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‘Little Miss Nobody,’ Found In The Arizona Desert 62 Years Ago, ID'd As Girl Snatched From Grandmother's Front Yard
Police say an unknown woman stalked 4-year-old Sharon Lee Gallegos in the week leading up to her shocking abduction in 1960.
A young child who was found in the Arizona desert nearly 62 years ago has finally gotten her name back.
On July 31, 1960, the body of a young girl was found partially buried in a sand wash in the desert outside Congress, Arizona, according to the Yavapai County Sheriff’s Office. For years, the Jane Doe – thought to be between the ages of 2 and 7 – garnered the unfortunate nickname “Little Miss Nobody.”
“I hope you never have to hear that name again,” said Yavapai County Sheriff David Rhodes at a news conference Tuesday.
The Jane Doe has now been identified as Sharon Lee Gallegos, a 4-year-old girl who was abducted from her grandmother’s front yard in Alamogordo, New Mexico, some eight hours away from where her body was found 10 days later.
According to the National Missing and Unidentified Persons System (NAMUS), Gallegos was taken by an unknown man and woman driving a “dirty, old green car.” They'd allegedly stalked Sharon for about a week preceding her abduction.
Sheriff Rhodes said two other children were with Gallegos at the time of her abduction – her 5-year-old cousin and an 11-year-old.
The children described the male driver as fair and thin, and the passenger as a short, heavyset woman in her 30s. The car, believed to be a 1951 or 1952 Dodge or Plymouth, approached the children just before 3 p.m. When the female asked Sharon to go with her, the girl refused, at which point the woman grabbed her arm and dragged her into the car.
One of the kids present said two other children were in the couple’s backseat, including a freckled-faced boy. Sheriff Rhodes said the family gave them information pertaining to the unknown woman, who allegedly asked about Sharon and her mother after church nearly a week before Sharon disappeared. The woman also reportedly asked neighbors about the mother throughout the week.
For years, there had been a theory that “Little Miss Nobody” and Sharon Lee Gallegos were the same person, but authorities could not substantiate it at the time.
“Though Yavapai County Sheriff’s Office and the Alamogordo Police Department in 1960 initially suspected the remains found in the desert to possibly be that of Sharon Gallegos, technology and science was not sophisticated enough at the time to make the identification.”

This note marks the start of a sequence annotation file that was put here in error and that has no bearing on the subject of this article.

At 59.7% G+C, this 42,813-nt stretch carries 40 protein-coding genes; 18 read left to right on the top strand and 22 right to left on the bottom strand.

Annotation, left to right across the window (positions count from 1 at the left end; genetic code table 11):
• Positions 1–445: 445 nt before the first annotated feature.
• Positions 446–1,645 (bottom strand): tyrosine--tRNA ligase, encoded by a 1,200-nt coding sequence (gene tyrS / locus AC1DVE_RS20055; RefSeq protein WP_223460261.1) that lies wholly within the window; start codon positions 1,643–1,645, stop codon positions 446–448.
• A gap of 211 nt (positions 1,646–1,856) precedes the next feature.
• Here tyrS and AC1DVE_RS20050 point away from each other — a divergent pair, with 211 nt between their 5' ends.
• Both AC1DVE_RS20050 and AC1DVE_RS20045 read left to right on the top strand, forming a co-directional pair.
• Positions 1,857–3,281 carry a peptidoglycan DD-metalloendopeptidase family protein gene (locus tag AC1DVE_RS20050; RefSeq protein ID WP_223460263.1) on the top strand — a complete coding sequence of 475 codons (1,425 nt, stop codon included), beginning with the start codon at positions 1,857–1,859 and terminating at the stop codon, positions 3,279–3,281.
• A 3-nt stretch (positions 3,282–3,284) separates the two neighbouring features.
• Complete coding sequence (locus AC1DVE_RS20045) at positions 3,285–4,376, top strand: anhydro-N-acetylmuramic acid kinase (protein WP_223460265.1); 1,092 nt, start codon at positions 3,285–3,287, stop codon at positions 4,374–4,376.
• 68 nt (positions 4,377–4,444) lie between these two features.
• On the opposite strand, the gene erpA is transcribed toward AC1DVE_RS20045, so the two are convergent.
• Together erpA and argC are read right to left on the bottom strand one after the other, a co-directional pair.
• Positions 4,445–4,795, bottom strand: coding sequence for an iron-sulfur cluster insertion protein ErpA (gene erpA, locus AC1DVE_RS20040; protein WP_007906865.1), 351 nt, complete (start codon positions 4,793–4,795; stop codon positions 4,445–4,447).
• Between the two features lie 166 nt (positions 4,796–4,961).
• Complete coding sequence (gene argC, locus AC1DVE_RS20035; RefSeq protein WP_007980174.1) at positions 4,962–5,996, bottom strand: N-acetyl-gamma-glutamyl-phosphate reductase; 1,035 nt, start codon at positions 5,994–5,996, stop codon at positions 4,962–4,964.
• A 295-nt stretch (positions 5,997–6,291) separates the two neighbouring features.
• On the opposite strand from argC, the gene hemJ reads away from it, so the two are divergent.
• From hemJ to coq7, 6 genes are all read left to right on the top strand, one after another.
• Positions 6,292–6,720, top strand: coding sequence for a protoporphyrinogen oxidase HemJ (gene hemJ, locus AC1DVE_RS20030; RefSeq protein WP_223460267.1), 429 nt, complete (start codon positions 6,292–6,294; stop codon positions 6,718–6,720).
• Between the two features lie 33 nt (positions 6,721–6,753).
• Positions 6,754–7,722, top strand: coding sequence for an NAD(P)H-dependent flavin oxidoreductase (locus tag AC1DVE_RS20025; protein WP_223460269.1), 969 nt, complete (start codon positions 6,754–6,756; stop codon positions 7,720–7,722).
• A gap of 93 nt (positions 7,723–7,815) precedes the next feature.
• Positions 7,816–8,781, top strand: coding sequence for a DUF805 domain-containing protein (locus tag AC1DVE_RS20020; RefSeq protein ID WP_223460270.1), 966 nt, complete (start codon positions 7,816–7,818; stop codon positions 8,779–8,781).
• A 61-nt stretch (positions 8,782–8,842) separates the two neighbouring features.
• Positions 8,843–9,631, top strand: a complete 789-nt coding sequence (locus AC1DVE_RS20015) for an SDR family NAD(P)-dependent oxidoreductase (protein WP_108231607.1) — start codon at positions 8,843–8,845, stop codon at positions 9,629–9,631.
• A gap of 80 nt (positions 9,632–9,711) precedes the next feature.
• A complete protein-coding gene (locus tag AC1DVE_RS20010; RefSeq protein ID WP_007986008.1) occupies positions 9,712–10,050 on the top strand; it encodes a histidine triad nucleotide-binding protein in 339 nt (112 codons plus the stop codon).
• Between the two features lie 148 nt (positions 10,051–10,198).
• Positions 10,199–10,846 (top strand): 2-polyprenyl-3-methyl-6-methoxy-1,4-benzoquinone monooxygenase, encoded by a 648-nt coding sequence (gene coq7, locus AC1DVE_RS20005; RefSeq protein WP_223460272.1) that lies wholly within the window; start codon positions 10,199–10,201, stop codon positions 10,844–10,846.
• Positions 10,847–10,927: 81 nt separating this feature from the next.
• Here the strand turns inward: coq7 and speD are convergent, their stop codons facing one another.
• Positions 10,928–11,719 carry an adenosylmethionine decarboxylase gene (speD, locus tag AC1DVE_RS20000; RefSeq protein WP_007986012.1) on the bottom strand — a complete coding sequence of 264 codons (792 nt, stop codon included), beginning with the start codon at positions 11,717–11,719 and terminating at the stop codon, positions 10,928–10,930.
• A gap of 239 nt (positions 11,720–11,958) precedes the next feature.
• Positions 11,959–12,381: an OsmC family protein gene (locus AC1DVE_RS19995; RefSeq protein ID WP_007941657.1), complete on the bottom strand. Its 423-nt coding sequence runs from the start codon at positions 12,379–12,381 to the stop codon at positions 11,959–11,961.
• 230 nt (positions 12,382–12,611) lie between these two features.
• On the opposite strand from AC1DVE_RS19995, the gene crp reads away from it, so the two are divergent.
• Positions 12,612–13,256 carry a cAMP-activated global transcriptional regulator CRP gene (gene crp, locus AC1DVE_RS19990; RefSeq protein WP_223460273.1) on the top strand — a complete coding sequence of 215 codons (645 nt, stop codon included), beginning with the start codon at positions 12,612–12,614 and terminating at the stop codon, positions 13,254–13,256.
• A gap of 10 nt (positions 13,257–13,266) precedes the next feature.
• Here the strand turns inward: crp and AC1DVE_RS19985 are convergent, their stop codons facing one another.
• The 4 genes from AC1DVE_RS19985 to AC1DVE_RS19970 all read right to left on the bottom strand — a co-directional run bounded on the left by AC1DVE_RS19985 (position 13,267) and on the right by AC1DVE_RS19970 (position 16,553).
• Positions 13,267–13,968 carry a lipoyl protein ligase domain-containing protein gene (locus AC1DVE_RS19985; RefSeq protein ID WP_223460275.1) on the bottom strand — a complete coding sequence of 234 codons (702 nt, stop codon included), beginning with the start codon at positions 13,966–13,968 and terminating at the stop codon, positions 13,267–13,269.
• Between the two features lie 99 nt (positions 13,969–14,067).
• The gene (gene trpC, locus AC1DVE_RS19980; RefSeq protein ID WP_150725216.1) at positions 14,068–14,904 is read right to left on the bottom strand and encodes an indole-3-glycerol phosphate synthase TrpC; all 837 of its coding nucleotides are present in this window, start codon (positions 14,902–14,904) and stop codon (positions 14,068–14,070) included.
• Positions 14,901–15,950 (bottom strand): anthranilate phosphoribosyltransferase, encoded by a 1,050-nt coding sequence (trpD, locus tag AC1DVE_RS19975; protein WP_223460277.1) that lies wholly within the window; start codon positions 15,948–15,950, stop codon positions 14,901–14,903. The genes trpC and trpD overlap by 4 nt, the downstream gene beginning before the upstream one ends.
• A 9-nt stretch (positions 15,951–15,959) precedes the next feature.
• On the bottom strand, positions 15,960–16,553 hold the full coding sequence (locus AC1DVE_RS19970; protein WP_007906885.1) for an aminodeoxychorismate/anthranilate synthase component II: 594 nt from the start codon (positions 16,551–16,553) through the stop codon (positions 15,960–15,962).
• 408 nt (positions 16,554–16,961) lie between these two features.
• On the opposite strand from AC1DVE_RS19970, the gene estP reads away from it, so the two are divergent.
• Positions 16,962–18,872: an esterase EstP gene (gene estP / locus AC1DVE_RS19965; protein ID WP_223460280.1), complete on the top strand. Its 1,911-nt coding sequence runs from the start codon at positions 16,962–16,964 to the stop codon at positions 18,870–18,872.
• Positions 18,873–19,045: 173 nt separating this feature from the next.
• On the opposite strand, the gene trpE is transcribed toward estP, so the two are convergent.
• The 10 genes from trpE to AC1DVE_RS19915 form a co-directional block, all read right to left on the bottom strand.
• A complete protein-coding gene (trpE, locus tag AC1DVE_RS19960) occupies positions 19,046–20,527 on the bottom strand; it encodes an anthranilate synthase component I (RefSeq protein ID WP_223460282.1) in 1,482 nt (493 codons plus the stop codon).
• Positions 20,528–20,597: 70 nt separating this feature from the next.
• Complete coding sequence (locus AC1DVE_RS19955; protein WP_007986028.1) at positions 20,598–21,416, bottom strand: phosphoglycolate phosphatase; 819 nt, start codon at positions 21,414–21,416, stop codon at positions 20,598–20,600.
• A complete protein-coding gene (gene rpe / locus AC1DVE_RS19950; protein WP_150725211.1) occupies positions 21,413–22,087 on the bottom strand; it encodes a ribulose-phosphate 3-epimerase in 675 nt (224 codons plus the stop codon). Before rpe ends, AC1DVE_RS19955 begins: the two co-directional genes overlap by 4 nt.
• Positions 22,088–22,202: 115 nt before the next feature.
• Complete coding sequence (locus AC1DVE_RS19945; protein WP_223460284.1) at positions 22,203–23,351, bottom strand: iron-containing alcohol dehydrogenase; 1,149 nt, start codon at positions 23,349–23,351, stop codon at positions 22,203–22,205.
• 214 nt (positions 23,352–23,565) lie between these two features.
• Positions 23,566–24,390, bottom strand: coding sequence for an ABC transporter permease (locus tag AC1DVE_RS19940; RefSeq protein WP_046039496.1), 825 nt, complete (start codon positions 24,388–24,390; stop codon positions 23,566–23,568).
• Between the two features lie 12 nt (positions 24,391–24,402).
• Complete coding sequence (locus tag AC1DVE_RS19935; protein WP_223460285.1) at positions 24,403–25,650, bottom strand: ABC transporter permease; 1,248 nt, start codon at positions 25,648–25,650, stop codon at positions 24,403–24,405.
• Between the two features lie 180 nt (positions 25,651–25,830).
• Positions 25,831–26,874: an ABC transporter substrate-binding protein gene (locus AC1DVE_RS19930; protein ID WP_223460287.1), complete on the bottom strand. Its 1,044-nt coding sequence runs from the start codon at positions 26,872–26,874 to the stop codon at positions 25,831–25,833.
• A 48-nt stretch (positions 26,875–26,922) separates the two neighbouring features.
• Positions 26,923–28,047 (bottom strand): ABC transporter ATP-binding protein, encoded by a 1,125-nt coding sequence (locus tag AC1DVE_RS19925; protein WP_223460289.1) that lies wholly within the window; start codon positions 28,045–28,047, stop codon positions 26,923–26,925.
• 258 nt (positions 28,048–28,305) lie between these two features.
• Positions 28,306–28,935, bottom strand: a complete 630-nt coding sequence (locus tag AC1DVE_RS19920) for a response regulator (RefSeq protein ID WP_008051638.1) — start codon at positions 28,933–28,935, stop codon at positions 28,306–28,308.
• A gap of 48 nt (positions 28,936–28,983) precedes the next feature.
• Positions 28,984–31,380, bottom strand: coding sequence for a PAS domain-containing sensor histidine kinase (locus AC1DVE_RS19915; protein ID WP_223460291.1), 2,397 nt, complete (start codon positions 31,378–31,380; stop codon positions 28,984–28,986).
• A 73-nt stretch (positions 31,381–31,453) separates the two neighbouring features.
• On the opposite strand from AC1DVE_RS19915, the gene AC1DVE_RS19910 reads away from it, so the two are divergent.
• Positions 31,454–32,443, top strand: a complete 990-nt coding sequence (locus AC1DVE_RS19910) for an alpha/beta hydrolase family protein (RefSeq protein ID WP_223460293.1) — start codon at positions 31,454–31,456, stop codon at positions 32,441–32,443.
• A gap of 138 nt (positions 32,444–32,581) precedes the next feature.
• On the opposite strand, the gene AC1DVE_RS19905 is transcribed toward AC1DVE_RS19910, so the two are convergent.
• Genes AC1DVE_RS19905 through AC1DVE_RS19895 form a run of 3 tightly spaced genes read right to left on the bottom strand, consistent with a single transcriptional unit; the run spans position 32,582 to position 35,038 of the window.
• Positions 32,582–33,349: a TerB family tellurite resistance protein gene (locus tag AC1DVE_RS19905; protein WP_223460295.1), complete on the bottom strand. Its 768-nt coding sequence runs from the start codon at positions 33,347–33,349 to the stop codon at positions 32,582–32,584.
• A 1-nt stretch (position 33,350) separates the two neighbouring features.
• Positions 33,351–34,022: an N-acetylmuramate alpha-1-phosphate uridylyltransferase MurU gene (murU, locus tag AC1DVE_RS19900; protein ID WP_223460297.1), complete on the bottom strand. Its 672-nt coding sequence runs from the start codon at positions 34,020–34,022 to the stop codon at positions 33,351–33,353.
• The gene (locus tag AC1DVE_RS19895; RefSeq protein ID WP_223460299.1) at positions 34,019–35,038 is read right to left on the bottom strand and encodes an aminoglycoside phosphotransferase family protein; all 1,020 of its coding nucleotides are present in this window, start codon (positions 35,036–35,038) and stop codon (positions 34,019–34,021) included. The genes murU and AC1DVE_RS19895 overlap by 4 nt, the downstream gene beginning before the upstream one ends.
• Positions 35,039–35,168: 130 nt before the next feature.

Sharon’s maternal nephew, Ray Chavez, addressed the media at the press conference, describing relatives’ accounts of the “very feisty” and “happy-go-lucky” child.
“It’s something that our family grew up with. … We were known as the family who had the little girl taken [away], and we revisited it many times in our lives,” said Chavez. “Unfortunately, my mother and my grandmother aren’t here anymore.”
Investigators said they reopened the case in 2015 and exhumed the unidentified girl’s body from her resting place in Prescott, Arizona. With the help of the National Center for Missing and Exploited Children (NCMEC), scientists were able to approximate that the Jane Doe’s remains were closer to Gallegos’ age than previously believed. However, the DNA obtained in 2015 was not enough to establish whether the unidentified girl and Gallegos were the same person.
Around this time, investigators began collecting DNA samples from Sharon’s living relatives.
In 2021, the sheriff’s office joined forces with Othram Inc., which specializes in degraded or contaminated forensic evidence, using “advanced genome sequencing technology,” stated the sheriff’s office. In February, the DNA was finally matched to Gallegos’ relatives.
“‘Little Miss Nobody’ NO LONGER,” the sheriff’s office posted, along with a photoshopped picture of a gravestone featuring the name "Sharon Lee Gallegos" where the moniker once was.
Beneath the name is a Bible passage that reads, “Blessed are the pure in heart.”
Chavez said Sharon still has many cousins and a brother in Germany who have long waited for answers in their loved one’s sudden absence.
“Our family is so grateful to finally have answers,” said Chavez. “We want to thank the people of Prescott for taking care of my aunt for 62 years. Thank you for keeping her safe.”
Sheriff Rhodes said they’re still trying to learn what happened to Sharon in the 10 days between her disappearance and the discovery of her body. They also hope to identify the children in the backseat with Sharon’s abductors.
“I salute the detectives and the volunteers with the cold case unit who took this case to heart in 2015 and did not let go until the unfortunate moniker of Little Miss Nobody could be removed from the headstone that sits in a cemetery here in Prescott.”
Chavez said there were no immediate plans to move Sharon’s remains from Prescott since the community “rallied around her.” However, the ultimate decision is still pending further conversation with Sharon’s relatives.